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The United Liberation Front of Asom (ULFA) on Tuesday declared a unilateral indefinite ceasefire to ensure that the ongoing political negotiation between the insurgent outfit and the Centre can continue in a peaceful atmosphere.

In a statement, ULFA chairman Arabinda Rajkhowa said: “the ULFA, with a view to exploring a lasting peaceful resolution of the ongoing conflict, has resolved to cease all forms of armed campaign for an indefinite period.”

Mr. Rajkhowa said the decision was taken in accordance with the resolutions adopted at the fifth general council of the outfit on February 22. He asked all members of the outfit to “scrupulously implement the decision in letter and in spirit.” He warned them that any violation of the decision would be considered as an anti-organisational act and shall be dealt with accordingly.

First time

It is for the first time the ULFA has formally declared ceasefire at the highest level, after 32 years of insurgency since its formation in 1979, to push forward the formal talks with the government.

However, a faction of ULFA cadres, led by the outfit's self-styled commander-in-chief Paresh Barua, is opposed to the ongoing negotiations. They are continuing with insurgent activities. The faction has been insisting on inclusion of “Assam's sovereignty” in the talk agenda, though the ULFA general council decided to open unconditional dialogue with New Delhi.

The general council, while recognising and respecting the desire of the vast majority of people of Assam for a peaceful resolution of the conflict, decided to initiate political negotiation with the Government of India and authorised Mr. Rajkhowa to declare ceasefire if the occasion to do so arises, the statement said.

The ULFA chairman stated that during the exchange of views the outfit had with Prime Minister Manmohan Singh, Union Home Minister P. Chidambaram and Assam Chief Minister Tarun Gogoi, everybody had expressed the earnest desire that an honourable, meaningful discussion should continue in a peaceful atmosphere conducive for political negotiation.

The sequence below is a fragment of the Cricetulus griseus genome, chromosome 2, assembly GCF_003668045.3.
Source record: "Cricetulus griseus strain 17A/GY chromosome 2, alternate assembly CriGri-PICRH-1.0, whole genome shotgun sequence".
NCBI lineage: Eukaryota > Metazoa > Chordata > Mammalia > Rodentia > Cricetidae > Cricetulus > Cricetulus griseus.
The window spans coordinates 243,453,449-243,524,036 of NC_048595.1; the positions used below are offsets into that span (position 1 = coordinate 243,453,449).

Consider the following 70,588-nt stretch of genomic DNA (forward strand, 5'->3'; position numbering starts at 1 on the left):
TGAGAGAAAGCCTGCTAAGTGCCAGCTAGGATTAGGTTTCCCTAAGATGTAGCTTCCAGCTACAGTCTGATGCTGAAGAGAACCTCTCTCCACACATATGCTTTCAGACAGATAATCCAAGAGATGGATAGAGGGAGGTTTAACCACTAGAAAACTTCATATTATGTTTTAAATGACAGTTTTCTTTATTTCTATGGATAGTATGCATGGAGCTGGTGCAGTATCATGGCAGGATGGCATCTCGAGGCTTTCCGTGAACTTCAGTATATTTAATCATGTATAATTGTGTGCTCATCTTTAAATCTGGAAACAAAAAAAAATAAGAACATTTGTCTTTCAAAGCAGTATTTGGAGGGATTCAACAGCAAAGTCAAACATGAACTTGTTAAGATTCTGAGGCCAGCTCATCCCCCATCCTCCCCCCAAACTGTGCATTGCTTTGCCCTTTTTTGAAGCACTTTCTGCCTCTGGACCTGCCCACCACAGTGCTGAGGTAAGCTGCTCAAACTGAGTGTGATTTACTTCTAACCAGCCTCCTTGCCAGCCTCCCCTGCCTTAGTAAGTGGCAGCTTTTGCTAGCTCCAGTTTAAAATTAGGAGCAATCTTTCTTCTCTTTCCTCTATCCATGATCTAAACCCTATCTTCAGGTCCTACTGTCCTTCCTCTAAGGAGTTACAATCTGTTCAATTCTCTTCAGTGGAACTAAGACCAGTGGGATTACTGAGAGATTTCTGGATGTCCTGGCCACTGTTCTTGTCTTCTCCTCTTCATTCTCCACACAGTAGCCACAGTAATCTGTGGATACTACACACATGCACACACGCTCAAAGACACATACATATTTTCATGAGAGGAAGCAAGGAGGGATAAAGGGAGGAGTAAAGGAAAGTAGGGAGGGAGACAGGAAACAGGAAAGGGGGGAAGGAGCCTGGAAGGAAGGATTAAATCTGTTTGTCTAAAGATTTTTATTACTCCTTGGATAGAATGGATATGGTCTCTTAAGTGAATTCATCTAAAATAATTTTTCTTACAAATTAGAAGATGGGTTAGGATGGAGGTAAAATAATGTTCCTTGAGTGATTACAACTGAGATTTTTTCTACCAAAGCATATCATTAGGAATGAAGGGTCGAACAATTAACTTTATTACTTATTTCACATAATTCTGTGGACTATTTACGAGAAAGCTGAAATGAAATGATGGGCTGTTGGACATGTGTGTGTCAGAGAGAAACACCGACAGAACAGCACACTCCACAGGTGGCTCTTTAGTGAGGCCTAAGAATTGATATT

The peace process between the ULFA and the Centre began after New Delhi appointed former Intelligence Bureau Chief P.C. Haldar as its interlocutor in June 2010 and the Assam government facilitated the release of Mr. Rajkhowa and other top jailed leaders on bail.

On February 10, an eight-member Rajkhowa-led ULFA delegation opened the first round of direct unconditional dialogue with the Centre in a meeting with the then Union Home Secretary, G.K. Pillai. They also met the Prime Minister and Home Minister during their visit to Delhi and urged them to take steps for “honourable and just solution”.

The Sanmilta Jatiya Abhibartan (SJA), an umbrella body of civil society organisations of Assam, which facilitated the dialogue between the ULFA and the Centre, handed over a charter of demands to the outfit on May 7.

The SJA charter demands constitutional amendments to give the State of Assam (as thereby its peoples) greater control over its own future through strengthening the State's power to control the revenues generated here, the natural resources, and the planning process and ensure a secure demographic situation as well as accelerated and balanced development.

The ULFA is expected to present its own charter of demands based on the SJA charter.

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